A former employee at NYU Langone Medical Center is suing the institution for alleged discrimination, asserting that his employers fired him for requesting to work in a capacity that did not inflame his chronic back pain.
Laurence Malzberg was fired in April after 18 years of employment at Langone. For the majority of his tenure, he worked in the Interventional Radiology Department, although in 2012 he switched from full to part-time after being transferred to the Outpatient CT Scan unit. Malzberg was happy with the change, as he suffered from significant back pain, rendering certain operations at the IR painful and strenuous. However, in February, he was once again asked to work full-time at the IR. His refusal to do so without accommodations, something afforded to him by the Americans with Disabilities Act, resulted in his firing, Malzberg claims.
After an initial exchange with human resources — in which Malzberg cited his back pain and the difficulties it would cause him in IR — he claims the HR representative disregarded his complaint.
“She further warned him that not only would he lose his job, NYU would penalize him by not paying out his 24 banked vacation days and warned that he would not be offered any kind of unemployment insurance benefits,” the written complaint reads.
According to the complaint, Malzberg was then unlawfully forced to choose between working full-time in the IR department with severe pain or being released from Langone entirely.
“It then became crystal clear to Mr. Malzberg that NYU had given him an ultimatum: endure physical suffering and health risks working full time in IR at LMC, or lose your job,” the complaint reads.
The ADA mandates all employers to undergo in-depth discussions about a worker’s disability and provide accommodation so they can continue their work.
“NYU had an obligation to engage in an interactive process with Mr. Malzberg requiring a good-faith effort to come up with an accommodation for him so he could continue his long, successful career at NYU without suffering harm or physical pain,” Malzberg’s personal attorney Scott Simpson told WSN.
Malzberg said his pleas for accommodation were either disregarded or not appropriately dealt with by HR officials.
“What’s disturbing about this case is NYU never engaged in an interactive process with Mr. Malzberg, they never asked him specific questions about his medical issues, they never asked for medical records, they never proposed alternatives that would allow him to work in IR,” Simpson said.
Seeking a position in Langone that did not cause him pain, Malzberg underwent an interview process with the Dysautonomia Center. After his interview, he said he received details about his compensation and was told he had gotten the job, according to the complaint.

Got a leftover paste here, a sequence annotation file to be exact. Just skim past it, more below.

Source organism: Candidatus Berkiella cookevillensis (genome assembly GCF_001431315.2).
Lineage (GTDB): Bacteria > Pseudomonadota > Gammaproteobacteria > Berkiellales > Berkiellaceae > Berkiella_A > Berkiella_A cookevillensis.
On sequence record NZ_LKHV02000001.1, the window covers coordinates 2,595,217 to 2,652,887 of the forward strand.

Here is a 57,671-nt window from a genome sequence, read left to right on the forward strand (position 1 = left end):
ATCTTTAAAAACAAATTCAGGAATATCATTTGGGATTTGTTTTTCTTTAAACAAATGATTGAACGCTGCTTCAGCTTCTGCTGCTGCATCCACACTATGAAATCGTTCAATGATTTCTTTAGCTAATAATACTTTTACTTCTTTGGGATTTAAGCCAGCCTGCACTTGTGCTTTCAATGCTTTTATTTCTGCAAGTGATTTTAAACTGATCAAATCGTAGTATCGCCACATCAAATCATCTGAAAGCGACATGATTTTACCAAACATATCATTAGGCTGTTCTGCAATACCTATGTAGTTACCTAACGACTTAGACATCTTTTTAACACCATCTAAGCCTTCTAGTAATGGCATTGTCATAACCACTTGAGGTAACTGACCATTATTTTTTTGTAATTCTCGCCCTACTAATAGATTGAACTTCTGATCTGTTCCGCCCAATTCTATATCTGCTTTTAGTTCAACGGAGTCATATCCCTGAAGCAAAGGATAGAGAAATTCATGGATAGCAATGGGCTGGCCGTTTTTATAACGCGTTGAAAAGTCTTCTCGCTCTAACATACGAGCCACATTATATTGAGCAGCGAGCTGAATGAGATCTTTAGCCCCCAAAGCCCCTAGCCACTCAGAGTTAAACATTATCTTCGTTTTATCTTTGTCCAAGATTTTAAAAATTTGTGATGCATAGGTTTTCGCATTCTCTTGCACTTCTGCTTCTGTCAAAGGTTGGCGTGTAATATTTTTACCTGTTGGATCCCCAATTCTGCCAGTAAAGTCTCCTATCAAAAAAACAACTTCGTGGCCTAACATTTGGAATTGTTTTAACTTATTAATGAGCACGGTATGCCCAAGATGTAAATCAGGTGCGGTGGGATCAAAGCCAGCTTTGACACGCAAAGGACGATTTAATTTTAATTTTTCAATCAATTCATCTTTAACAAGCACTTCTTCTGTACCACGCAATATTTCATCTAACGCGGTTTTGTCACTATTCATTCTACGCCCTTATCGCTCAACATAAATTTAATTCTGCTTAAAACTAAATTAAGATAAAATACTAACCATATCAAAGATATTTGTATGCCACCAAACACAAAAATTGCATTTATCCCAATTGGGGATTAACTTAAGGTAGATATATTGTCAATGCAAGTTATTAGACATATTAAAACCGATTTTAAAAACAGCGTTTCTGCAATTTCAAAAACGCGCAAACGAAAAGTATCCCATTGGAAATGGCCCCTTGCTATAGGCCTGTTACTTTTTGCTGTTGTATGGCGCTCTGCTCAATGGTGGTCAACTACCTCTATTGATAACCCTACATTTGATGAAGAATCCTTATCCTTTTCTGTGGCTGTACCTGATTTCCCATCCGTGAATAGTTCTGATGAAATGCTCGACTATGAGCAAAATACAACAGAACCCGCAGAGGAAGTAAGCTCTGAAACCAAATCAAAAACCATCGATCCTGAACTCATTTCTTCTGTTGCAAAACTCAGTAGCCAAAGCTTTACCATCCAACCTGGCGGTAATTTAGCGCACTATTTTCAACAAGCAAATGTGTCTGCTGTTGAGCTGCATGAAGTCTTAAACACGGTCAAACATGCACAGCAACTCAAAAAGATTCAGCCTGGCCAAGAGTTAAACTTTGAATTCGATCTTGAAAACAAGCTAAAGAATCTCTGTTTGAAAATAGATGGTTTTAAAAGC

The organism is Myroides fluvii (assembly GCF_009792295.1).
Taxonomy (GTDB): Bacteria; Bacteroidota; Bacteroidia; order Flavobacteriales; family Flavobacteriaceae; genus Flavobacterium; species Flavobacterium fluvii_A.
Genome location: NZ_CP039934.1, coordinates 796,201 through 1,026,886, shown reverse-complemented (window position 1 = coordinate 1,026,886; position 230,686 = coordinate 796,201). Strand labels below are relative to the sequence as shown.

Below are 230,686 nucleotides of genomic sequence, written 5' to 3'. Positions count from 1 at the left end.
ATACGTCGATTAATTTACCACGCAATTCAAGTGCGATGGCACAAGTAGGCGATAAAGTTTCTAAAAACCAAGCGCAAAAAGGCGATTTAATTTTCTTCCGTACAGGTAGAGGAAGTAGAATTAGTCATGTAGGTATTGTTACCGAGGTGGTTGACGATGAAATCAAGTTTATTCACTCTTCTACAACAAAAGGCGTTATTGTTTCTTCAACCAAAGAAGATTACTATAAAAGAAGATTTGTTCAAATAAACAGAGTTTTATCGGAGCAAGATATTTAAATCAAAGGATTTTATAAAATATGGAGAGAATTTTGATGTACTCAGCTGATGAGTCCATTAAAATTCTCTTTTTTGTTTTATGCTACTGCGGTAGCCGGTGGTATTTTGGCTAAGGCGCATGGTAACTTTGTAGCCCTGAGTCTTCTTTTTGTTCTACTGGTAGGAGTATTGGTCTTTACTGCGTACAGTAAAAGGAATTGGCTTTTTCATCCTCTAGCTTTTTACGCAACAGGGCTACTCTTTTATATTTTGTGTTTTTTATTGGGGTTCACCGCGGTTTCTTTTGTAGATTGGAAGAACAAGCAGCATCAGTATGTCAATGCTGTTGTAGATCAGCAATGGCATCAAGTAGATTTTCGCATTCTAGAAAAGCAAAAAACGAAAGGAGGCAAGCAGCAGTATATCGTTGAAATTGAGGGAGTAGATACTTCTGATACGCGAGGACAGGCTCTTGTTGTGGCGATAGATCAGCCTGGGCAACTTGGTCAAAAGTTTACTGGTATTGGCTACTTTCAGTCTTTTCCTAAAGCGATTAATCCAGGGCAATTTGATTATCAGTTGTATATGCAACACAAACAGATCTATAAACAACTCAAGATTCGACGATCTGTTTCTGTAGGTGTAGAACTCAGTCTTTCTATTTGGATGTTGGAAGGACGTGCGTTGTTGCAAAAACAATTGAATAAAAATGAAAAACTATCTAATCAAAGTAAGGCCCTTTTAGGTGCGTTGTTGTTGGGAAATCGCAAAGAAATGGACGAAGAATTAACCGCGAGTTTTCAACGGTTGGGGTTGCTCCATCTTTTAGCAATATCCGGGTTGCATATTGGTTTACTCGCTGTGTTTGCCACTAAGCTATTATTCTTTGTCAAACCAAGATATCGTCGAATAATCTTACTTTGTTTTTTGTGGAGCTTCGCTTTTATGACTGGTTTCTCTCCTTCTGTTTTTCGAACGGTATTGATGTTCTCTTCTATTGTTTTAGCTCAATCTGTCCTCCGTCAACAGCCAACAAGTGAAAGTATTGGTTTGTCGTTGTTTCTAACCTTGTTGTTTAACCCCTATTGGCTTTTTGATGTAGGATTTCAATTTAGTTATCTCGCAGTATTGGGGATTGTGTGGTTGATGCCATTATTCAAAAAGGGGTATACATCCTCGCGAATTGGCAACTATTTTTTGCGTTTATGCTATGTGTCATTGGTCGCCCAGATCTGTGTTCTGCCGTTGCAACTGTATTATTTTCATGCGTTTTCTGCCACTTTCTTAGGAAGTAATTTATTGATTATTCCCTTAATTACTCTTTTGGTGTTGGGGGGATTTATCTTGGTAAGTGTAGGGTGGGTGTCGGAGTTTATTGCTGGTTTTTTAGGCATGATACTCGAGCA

Soon after, Malzberg received a voicemail from Radiology Department administrator Daniel Alexa.
The voicemail requested Malzberg to appear at the IR department the following day to begin training for the position he had previously declined, without any mention of accommodations. Alexa said he should begin working in the IR in case he hadn’t received the other position, according to the complaint.
Two days later, Malzberg received an email from HR representative Mandy Woodley, stating that he would not be granted the position at the Dysautonomia Center. The complaint claims an ensuing phone call from Woodley left it unclear whether or not Malzberg had initially been offered the job.
“Something happened between the time that he was offered the job by Dr. Kauffmann and the point where NYU told him he would not be permitted to work in that job,” Simpson said. “We don’t know what it is and we plan to find out in the litigation.”
Following this interaction, Malzberg was told that if he did not report to the IR department on March 29 he would be fired. Malzberg did not appear at the IR department because, although an HR representative eventually mentioned accommodations in a letter, they never spoke about what actions would be specifically taken or how accommodations would be implemented.
“Not only was this mention of a reasonable accommodation secreted in the fourth paragraph [of the letter], but it was camouflaged in a letter consisting largely of boilerplate legalese and HR jargon,” the complaint reads.
His failure to appear led to the end of his 18-year career at Langone.
“As a result of NYU’s actions, Mr. Malzberg suffered loss of employment, extreme emotional distress, mental anguish and anxiety,” the complaint stated.
Correction, Nov. 27: A previous version of this article did not use the same wording as the complaint when describing Malzberg’s interaction with Kaufman, stating he “believed he was offered the job” rather than “he was offered the job.” The article has been updated to reflect the correction and WSN regrets the error.
NYU Langone declined to comment.
A version of this article appeared in the Monday, November 25, 2019, print edition. Email Lisa Cochran at [email protected]